If it isn’t obvious from the photos I share on Photography Life, the camera equipment I use makes it quite clear: I am not a wildlife photographer. In fact, my longest lens weighs in at 105mm — nowhere near the super-telephotos used by most wildlife pros. However, although I rarely seek out wildlife opportunities, animals do not avoid me. I have been fortunate enough to see everything from whales to reindeer while taking pictures, and I’ve learned some tips for photographing wildlife with a short telephoto lens along the way.
Landscape photographers work primarily in natural light, which presents a few problems — for starters, the most beautiful lighting conditions each day last for no more than a few hours. Other times, sunsets will be lost behind cloudy skies, making it impossible to see a landscape at its best. When the sky is gray or the sun is directly overhead, it can be tough to find inspiration for high-quality photography. My hope with this article is to share some tips that have worked for me when I photograph in bad lighting conditions — something which every photographer experiences at some point.
Quite a few people have emailed me in the past to write about shooting cityscapes with a long exposure and I have repeatedly asserted that while it is not especially complicated, I am certainly no expert on the subject. In fact, finding the time to write an article about it was a much greater challenge!
In this post the value of using high dynamic range (HDR) photography for landscape and particularly panorama photography will be examined. This combination of two fairly widely used photographic techniques, the making of panoramas with HDR photographs is described in books dedicated to HDR techniques. This discussion will provide the reader with some methodological starting points and provide examples showing why the extra effort is worthwhile. Previous Photography Life posts are excellent reference primers for landscape photography and should definitely be consulted for their insights. In this post the term “panoramic” is used to indicate that two or more adjacent photographs covering overlapping parts of the same scene have been combined to make the single final image. “Landscape” is used to describe final photographs produced from a single image. All of the photographs in this post are panoramas by these definitions.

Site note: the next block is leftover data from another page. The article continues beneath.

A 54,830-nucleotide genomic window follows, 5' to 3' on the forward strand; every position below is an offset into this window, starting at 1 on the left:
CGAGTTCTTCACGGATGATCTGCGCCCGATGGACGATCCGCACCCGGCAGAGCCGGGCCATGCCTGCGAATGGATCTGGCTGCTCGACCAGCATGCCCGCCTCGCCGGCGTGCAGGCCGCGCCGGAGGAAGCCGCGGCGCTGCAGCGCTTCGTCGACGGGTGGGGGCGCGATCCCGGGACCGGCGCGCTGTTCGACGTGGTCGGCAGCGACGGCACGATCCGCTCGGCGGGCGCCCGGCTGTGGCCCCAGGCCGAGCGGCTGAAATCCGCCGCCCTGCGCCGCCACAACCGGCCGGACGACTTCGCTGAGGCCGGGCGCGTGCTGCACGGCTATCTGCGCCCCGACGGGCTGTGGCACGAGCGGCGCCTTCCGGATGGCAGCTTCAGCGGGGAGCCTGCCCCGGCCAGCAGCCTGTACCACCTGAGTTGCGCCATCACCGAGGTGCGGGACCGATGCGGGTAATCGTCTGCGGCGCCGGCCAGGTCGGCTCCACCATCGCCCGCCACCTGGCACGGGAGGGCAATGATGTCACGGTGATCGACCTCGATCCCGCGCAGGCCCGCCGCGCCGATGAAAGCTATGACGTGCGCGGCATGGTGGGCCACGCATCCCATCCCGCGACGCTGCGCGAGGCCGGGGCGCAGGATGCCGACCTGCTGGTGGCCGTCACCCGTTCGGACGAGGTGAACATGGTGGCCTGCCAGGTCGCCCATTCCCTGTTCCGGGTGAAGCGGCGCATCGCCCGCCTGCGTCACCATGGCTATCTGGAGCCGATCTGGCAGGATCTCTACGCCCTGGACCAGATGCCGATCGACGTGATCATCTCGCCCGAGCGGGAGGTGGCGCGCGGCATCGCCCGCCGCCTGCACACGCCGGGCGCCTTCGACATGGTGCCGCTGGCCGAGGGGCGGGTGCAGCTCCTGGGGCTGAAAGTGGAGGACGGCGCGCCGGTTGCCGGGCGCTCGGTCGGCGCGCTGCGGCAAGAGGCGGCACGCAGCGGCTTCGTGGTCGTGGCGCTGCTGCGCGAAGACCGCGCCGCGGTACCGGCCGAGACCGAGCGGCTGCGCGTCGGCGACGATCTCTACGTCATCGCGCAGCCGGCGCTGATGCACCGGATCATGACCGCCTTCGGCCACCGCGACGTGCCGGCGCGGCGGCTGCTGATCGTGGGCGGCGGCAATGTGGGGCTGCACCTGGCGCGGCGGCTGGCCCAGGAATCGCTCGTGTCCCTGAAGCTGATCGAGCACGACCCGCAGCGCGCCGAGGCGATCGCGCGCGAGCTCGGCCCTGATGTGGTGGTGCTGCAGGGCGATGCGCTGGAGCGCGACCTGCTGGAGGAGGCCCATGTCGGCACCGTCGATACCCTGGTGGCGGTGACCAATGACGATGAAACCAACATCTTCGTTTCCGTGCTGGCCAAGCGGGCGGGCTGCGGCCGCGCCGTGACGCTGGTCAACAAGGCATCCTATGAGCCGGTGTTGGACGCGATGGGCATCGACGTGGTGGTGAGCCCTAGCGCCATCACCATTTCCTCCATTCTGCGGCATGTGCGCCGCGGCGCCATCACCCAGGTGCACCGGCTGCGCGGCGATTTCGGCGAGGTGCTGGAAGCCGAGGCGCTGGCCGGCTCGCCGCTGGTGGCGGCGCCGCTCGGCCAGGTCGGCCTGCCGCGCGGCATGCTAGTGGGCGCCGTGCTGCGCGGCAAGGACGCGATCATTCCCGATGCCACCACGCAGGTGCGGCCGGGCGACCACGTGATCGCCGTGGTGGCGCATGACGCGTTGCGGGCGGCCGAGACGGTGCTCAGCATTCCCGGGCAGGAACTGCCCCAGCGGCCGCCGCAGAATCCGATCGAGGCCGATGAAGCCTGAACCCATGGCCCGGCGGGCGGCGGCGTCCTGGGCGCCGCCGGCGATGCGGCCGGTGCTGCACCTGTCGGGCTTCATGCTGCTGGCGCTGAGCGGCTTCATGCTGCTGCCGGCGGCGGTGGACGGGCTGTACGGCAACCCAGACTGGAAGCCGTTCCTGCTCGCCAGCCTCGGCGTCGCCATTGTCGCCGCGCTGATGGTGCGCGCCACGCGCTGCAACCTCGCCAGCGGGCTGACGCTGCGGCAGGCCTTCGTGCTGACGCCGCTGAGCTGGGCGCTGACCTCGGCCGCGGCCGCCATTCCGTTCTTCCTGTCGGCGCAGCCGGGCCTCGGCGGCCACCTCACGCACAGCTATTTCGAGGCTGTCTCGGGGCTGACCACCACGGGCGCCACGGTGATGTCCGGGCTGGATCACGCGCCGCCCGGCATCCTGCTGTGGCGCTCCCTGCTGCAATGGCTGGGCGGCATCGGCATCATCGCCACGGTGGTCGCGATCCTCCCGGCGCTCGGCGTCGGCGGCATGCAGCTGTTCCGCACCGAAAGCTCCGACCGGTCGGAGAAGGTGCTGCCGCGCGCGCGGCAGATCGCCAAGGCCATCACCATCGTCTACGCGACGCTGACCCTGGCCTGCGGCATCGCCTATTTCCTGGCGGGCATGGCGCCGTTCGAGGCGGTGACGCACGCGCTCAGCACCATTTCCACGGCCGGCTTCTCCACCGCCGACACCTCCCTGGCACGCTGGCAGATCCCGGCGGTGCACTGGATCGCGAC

The 21st century is also known as “the era of smartphones”. Smartphones evolved rapidly in this decade and became a huge success, and so did cell phone photography. Today’s smartphones are well-equipped and loaded with features and specifications, from fast processors to high resolutions displays. And these smartphones are also quite powerful when it comes to photography, featuring wonderful built-in cameras. Despite having tiny sensors, most smartphones are integrated with small and compact lenses capable of delivering crisp images that can directly compete with many point and shoot cameras in terms of image quality.
It has been interesting to observe the debate about “DSLR vs mirrorless” unfold over the past while. I would agree with Bob Vishneski’s point in his recent article that if one is comparing full frame cameras, the weight difference alone between traditional DSLRs and mirrorless is negligible. And, that slight difference in weight is really not worth the trouble and cost to change over to mirrorless for the vast majority of photographers who use full frame gear.
I recently sold my full frame Nikon D800 and almost all of my FX glass (I only have two lenses left to sell) and I have transitioned over to a Panasonic GH4 M4/3 camera for all of my client work. I thought some readers may have interest in getting some insights behind this decision as they may be going through the same dilemma that I’ve been having for the past year or so.